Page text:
Bayer gets FDA approval for EPM treatment

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Aug 01, 2001
By dvm360.com staff

Shawnee Mission, Kan.- Bayer announces it has received approval from the Center of Veterinary Medicine of the Food and Drug Administration (FDA) for Marquis (15 percent w/w ponazuril) Antiprotozoal Oral Paste for the treatment of equine protozoal myeloencephalitis (EPM). Marquis offers equine veterinarians and their clients the first FDA-approved treatment for EPM, combining safety, efficacy and convenience, the company says.

"EPM has caused more concern among veterinarians and horse owners than perhaps any other equine disease in recent memory," says John Payne, senior vice president with Bayer. "Because exposure to the disease is so widespread among the equine population and because the resulting neurological problems are so devastating, Bayer committed extensive research and development efforts over the past three years toward finding a treatment of EPM that is safe, effective and convenient."

The active ingredient in Marquis in ponazuril, an anticoccidial compound with cidal activity against Sarcocystis neurona, the protozoal parasite that causes EPM. It acts against the parasite at several different stages of the life cycle. Ponazuril crosses the blood/brain barrier to reach the central nervous system (CNS) where damage from EPM occurs.

With Marquis, equine veterinarians can offer their clients a treatment with a once-daily dosage of just 5 mg/kg, which is administered for 28 days. The product is packaged with a reusable plunger and a calibrated dosing ring that assures dosing accuracy, the company says.

"EPM is a debilitating and often fatal disease. Accurate diagnosis can be challenging even for the most experienced clinicians. Until now, current therapies were not approved for the treatment of EPM and some of these treatments have legitimate safety issues, says Dr. Kenton Morgan, senior technical services veterinarian with Bayer. "Marquis will offer the veterinarian and horse owner a product that is safe, efficacious and convenient."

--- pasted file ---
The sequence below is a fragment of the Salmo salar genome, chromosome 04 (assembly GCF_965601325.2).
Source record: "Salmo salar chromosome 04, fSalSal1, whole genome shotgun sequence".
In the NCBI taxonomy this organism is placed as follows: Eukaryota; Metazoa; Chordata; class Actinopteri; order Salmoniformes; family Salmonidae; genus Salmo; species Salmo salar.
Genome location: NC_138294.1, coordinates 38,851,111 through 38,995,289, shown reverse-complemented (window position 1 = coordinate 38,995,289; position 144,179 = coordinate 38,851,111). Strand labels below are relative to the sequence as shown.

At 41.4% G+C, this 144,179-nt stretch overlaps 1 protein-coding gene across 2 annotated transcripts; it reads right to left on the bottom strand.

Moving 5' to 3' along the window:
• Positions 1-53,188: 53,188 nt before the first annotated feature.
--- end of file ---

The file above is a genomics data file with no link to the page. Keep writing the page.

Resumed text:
EPM is considered the leading cause of neurological disease in horses in the United States. Almost every region in the country now has reported cases of EPM, the company says. The clinical signs of EPM can vary between horse to horse, because actual signs are related to the location and severity of the lesions that randomly develop in the animal's central nervous system, the company says.

"We believe that education plays a key role in the diagnosis and treatment of this disease," says Allyn Mann, Bayer equine products manager. "In addition to offering Marquis, Bayer will be providing educational tools to equine veterinarians that provide crucial information on EPM including prevention, accurate diagnosis, proper treatment and therapy."

Bayer has established Web sites for veterinarians (www.EPMnews.com) and clients (www.EPMinfo.com) that will offer up-to-date findings, research and information on Marquis and the disease itself.

For more information on Marquis, contact Bayer Animal Health at (800) 633-3796.